Not only him, but his family as well. And that is something I will be eternally grateful for.

Scene: 2016. it’s 3am. I made a sad tweet (wow, nothing’s changed). I get a message from this boy, who had his own concert in 15 hours. It was him refusing to go to sleep until I called him, so he could hear my voice and know I was okay. I talked to him for hours. He told me about his nerves over that hometown show, he sent me the new song he was going to play so that at least one person in the crowd would know the words, and we made promises that I will never forget, not even until this day. End scene.

What does this have to do for my love of music? I became friends with this person through being a fan, through supporting his music, and through seeing him in the crowd at countless shows. He didn’t need to know my name. He didn’t need to care about me. But he did. And it spread to his family as well.

If you know who I’m talking about, I want you to know that I am still angry, and I haven’t forgiven anything. I don’t forgive my experiences, and I don’t forgive the experiences of others. But, that anger made me lose my trust in music. If you’ve never felt that, you’re lucky. I lost my constant. I couldn’t listen to any music for a long time because I couldn’t get behind an industry full of those kinds of people. I made sure my college major didn’t reflect music in any way, and I made the decision that I would never work in this industry.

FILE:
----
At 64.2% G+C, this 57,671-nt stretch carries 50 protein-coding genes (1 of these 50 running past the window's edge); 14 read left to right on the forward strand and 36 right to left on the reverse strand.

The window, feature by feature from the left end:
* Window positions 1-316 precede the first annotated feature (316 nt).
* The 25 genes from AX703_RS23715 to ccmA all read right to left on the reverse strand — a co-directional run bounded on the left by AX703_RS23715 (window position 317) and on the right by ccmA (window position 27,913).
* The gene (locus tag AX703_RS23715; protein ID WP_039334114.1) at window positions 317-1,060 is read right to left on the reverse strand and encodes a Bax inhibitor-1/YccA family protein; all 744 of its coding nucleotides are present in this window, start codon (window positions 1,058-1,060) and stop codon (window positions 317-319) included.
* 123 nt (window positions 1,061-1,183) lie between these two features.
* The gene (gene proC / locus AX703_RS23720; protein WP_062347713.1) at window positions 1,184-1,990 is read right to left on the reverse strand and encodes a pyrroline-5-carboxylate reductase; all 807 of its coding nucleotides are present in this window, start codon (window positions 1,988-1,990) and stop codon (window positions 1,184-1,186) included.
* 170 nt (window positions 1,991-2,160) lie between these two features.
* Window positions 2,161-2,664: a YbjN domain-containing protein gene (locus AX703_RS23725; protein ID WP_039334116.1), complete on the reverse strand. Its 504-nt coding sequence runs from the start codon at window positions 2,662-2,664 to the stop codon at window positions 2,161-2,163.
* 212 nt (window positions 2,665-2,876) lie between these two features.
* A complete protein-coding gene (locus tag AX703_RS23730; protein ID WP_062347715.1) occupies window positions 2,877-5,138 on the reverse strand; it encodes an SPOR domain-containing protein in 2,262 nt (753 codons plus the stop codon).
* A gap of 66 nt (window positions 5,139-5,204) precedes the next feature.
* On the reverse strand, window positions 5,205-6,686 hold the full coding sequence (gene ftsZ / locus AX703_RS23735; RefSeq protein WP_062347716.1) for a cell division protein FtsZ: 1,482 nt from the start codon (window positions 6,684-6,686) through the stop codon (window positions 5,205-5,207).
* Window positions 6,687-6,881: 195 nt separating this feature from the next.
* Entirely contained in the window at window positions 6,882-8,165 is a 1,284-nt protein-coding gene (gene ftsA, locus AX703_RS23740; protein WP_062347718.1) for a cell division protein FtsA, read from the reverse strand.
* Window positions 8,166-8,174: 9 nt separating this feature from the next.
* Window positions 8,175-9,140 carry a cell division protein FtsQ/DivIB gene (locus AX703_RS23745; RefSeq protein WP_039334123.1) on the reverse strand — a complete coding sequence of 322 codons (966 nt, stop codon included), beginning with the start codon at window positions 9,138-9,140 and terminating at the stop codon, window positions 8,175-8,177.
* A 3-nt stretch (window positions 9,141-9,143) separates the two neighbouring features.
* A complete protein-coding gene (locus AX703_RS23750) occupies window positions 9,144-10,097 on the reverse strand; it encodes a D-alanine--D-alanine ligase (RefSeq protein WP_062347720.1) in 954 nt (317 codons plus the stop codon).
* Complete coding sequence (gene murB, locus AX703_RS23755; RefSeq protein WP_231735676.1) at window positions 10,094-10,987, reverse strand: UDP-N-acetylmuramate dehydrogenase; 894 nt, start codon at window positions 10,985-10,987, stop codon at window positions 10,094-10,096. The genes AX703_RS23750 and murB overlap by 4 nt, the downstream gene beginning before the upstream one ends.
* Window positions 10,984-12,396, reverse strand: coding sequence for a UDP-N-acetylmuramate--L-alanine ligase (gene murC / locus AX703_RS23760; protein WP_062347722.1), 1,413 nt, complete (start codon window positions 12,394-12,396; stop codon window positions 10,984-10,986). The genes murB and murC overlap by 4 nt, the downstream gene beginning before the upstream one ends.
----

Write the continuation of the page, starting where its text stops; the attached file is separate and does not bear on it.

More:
The next story is what changed my mind, but I’m not there yet. This person was a huge part of my life, and he is a huge part of who I am. When it comes to music, he made me fall in love with the logistics, but also the relationship. The relationship between the artist and the crowd, the artist and the fans, and the artist and the music. That’s what I wanted to be a part of. The relationships. The connections. The knowledge that I’m not the only one who feels this love for music.

One last thing about him – tell the people you love that you love them, while you have the chance. I still have a lot of trouble with this. But something that haunts me every single day is that I’ll never be able to thank him. So, while you have the power to do so, thank those who have made you better. Thank those for what they have done for you, and thank them for existing.